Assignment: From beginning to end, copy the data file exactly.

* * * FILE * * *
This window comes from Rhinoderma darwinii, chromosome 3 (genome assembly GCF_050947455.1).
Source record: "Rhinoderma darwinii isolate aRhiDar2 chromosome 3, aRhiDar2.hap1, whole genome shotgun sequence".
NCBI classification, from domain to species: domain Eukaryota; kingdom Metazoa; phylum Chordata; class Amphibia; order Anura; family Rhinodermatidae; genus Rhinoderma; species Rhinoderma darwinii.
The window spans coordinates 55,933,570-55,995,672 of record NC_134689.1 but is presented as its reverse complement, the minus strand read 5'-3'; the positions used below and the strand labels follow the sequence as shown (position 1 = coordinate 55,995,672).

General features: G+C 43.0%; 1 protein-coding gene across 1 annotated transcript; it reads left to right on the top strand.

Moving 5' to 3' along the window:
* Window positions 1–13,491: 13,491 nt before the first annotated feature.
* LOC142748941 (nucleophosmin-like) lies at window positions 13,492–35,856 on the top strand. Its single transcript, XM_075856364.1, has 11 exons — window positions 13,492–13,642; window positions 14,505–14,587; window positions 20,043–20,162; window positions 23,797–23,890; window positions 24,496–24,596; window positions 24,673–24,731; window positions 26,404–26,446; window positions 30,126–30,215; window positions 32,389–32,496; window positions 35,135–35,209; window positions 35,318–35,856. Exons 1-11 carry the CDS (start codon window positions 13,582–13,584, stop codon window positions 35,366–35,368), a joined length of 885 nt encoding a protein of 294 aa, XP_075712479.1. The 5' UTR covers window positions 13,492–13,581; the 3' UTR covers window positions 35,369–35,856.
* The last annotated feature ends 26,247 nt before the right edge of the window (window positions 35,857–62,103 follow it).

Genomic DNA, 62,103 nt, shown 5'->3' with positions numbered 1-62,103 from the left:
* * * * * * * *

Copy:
This window comes from Rhinoderma darwinii, chromosome 3 (genome assembly GCF_050947455.1).
Source record: "Rhinoderma darwinii isolate aRhiDar2 chromosome 3, aRhiDar2.hap1, whole genome shotgun sequence".
NCBI classification, from domain to species: domain Eukaryota; kingdom Metazoa; phylum Chordata; class Amphibia; order Anura; family Rhinodermatidae; genus Rhinoderma; species Rhinoderma darwinii.
The window spans coordinates 55,933,570-55,995,672 of record NC_134689.1 but is presented as its reverse complement, the minus strand read 5'-3'; the positions used below and the strand labels follow the sequence as shown (position 1 = coordinate 55,995,672).

General features: G+C 43.0%; 1 protein-coding gene across 1 annotated transcript; it reads left to right on the top strand.

Moving 5' to 3' along the window:
* Window positions 1–13,491: 13,491 nt before the first annotated feature.
* LOC142748941 (nucleophosmin-like) lies at window positions 13,492–35,856 on the top strand. Its single transcript, XM_075856364.1, has 11 exons — window positions 13,492–13,642; window positions 14,505–14,587; window positions 20,043–20,162; window positions 23,797–23,890; window positions 24,496–24,596; window positions 24,673–24,731; window positions 26,404–26,446; window positions 30,126–30,215; window positions 32,389–32,496; window positions 35,135–35,209; window positions 35,318–35,856. Exons 1-11 carry the CDS (start codon window positions 13,582–13,584, stop codon window positions 35,366–35,368), a joined length of 885 nt encoding a protein of 294 aa, XP_075712479.1. The 5' UTR covers window positions 13,492–13,581; the 3' UTR covers window positions 35,369–35,856.
* The last annotated feature ends 26,247 nt before the right edge of the window (window positions 35,857–62,103 follow it).

Genomic DNA, 62,103 nt, shown 5'->3' with positions numbered 1-62,103 from the left: